Respiratory symptoms and lung function in foundry workers exposed to low molecular weight isocyanates

Detta är en avhandling från Stockholm : Karolinska Institutet, Dept of Public Health Sciences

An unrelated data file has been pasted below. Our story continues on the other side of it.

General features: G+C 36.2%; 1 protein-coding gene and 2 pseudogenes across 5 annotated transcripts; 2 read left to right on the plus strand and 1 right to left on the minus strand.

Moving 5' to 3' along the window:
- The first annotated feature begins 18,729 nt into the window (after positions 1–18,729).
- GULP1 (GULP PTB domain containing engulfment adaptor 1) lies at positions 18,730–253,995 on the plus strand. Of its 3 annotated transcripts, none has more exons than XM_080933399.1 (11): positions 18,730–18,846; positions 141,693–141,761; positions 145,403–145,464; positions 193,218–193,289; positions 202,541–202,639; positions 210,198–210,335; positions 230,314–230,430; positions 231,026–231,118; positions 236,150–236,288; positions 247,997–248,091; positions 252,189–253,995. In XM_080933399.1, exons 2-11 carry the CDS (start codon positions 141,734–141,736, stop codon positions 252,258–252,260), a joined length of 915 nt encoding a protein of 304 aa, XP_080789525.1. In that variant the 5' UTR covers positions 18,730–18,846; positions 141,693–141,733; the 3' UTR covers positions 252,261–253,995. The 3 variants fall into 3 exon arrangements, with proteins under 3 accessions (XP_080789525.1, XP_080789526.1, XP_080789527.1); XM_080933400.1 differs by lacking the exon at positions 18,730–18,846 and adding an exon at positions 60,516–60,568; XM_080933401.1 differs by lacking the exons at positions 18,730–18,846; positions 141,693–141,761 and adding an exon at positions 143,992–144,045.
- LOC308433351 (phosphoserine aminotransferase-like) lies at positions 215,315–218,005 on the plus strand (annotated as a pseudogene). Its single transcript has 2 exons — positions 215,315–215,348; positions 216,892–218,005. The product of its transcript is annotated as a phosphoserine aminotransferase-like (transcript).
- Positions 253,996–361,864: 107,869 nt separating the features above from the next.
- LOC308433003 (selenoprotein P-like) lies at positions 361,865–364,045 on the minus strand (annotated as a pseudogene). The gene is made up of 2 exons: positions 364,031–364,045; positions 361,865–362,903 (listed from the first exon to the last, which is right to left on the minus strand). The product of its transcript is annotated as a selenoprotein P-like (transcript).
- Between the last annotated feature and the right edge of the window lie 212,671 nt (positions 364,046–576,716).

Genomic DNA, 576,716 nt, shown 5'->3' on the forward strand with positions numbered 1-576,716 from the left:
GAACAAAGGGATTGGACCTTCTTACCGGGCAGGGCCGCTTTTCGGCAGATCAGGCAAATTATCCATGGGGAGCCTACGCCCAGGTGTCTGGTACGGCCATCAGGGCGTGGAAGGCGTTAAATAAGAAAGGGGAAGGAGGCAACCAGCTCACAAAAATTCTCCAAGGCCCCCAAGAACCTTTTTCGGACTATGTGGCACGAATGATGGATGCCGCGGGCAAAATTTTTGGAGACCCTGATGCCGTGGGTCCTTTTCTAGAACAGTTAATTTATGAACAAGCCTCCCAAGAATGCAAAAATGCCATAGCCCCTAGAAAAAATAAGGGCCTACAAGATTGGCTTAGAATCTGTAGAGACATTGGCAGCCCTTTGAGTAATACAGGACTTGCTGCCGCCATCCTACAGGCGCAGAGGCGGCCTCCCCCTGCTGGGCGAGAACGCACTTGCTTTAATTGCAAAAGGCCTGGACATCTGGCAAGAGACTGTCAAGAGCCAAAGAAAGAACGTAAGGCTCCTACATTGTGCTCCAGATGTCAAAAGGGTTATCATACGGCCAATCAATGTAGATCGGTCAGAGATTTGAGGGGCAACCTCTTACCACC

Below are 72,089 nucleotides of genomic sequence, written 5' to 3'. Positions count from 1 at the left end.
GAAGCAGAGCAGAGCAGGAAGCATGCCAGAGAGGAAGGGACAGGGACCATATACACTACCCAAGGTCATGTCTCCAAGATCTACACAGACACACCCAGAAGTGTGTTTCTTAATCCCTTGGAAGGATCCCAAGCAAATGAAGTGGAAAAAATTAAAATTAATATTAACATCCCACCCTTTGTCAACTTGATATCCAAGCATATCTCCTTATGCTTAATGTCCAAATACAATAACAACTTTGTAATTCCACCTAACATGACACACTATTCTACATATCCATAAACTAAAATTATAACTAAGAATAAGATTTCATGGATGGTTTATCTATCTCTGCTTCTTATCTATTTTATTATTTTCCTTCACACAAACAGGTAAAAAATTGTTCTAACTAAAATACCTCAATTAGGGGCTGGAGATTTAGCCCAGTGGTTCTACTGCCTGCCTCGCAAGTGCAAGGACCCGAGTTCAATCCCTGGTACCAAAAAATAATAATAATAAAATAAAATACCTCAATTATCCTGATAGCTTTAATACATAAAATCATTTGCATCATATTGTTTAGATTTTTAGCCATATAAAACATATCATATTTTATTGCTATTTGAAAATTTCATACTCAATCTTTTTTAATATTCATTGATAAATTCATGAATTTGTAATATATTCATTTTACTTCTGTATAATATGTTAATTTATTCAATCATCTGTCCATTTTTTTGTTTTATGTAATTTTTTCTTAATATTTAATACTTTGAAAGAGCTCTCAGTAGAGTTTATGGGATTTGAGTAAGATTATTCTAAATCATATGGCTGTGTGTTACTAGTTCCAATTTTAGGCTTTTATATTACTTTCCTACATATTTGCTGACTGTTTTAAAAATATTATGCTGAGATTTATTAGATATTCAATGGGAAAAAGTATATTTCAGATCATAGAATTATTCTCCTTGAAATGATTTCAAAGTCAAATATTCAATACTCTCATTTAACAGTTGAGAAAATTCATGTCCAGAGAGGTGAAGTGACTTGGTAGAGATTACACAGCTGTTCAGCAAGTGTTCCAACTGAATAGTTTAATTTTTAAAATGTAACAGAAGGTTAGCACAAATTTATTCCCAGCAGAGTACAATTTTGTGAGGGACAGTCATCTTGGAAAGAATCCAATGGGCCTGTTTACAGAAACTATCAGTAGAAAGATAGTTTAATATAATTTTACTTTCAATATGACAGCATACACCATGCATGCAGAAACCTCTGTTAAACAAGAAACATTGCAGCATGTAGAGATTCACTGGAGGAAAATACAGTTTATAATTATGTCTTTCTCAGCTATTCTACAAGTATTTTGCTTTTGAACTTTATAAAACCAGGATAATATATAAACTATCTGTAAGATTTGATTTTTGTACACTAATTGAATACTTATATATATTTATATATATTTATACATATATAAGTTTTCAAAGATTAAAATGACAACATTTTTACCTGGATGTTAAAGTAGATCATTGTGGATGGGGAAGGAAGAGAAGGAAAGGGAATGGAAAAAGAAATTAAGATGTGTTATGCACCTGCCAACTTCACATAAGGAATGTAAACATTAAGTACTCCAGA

Sammanfattning: Background: Some foundries use the Hot Box method, which involves use of a nitrogen-containing binder system to produce cores for hollow castings. During the process, low molecular weight isocyanates such as isocyanic acid (ICA) and methyl isocyanate (MIC) are formed, which are potentially toxic. However, data regarding exposure to these agents, and their health effects, were sparse. Aims: The objectives of the studies were to characterise levels of exposure to low molecular weight isocyanates in Swedish foundries using Hot Box core binders, and their potential health effects, especially on the upper and lower airways. The specific questions addressed were as follows. What are the exposure levels to ICA and MIC in foundries using Hot Box core binders, and what symptoms are reported by the workers? Are there any signs of acute or residual effects on lung function? Have symptoms and lung function changed over time, and are there any associations between exposure and health parameters? Material and methods: The four Swedish foundries using Hot Box core binders were invited to participate in four studies. In Study I, individual exposure to ICA, MIC and formaldehyde in 64 foundry workers was assessed. In a parallel study (II), the respiratory symptoms and lung function of the same workers and 134 local referents were evaluated. Four years later, 43 exposed workers and 69 referents participated in a nasal examination. Their exposure to previously described agents complemented with total dust was measured (Study III). Study IV was a four-year follow-up of 70 subjects (25 exposed workers and 55 referents) assessed in Study II, aiming to relate changes in exposure to the prevalence of respiratory symptoms and lung function following improvements to the work environment. Results: Exposure levels of ICA (GM (geometric mean) 27 ?g/m³), MIC (GM 5.3 ?g/m³) and formaldehyde (GM 120 ?g/m³) at baseline were 50% lower at follow-up. There was a high prevalence of ocular and respiratory symptoms at baseline and nasal symptoms had increased among the exposed workers at follow-up. However, lower airway symptoms were less frequently reported at follow-up. Dry nasal mucosa was observed among exposed workers. FEV1 (the forced expiratory volume in 1 second) levels pre-shift were slightly reduced in the exposed group both at baseline and followup, but the small decrease in lung function over shift in the exposed group at baseline, was not observed at follow-up. However, the effects seemed to be small and not relevant on an individual level. Dose-response relationships were observed between the measured levels of ICA, MIC and formaldehyde and the nasal symptoms, but the nasal signs were only weakly associated with exposure estimates. Lung function findings were not significantly related to current exposure to ICA, MIC or formaldehyde. Conclusions: The nasal mucosa is a highly sensitive indicator of potentially harmful exposure to air pollution and the high prevalence of nasal symptoms and dry mucosa suggested a link with ICA, MIC and other airway irritants, such as formaldehyde and dust. This may indicate a persistent influence of the working environment, although exposure levels have fallen. The absence of lung function effects over shift and the decline in lower airway symptoms in the exposed group at follow-up indicate positive effects of the remedial measures undertaken since baseline. However, the slightly reduced FEV1 levels pre-shift in the exposed group at follow-up suggests there may be a residual effect of previous exposure, which would be interesting to address in further studies. The nasal findings indicate that further improvement of the working environment in these foundries is required.

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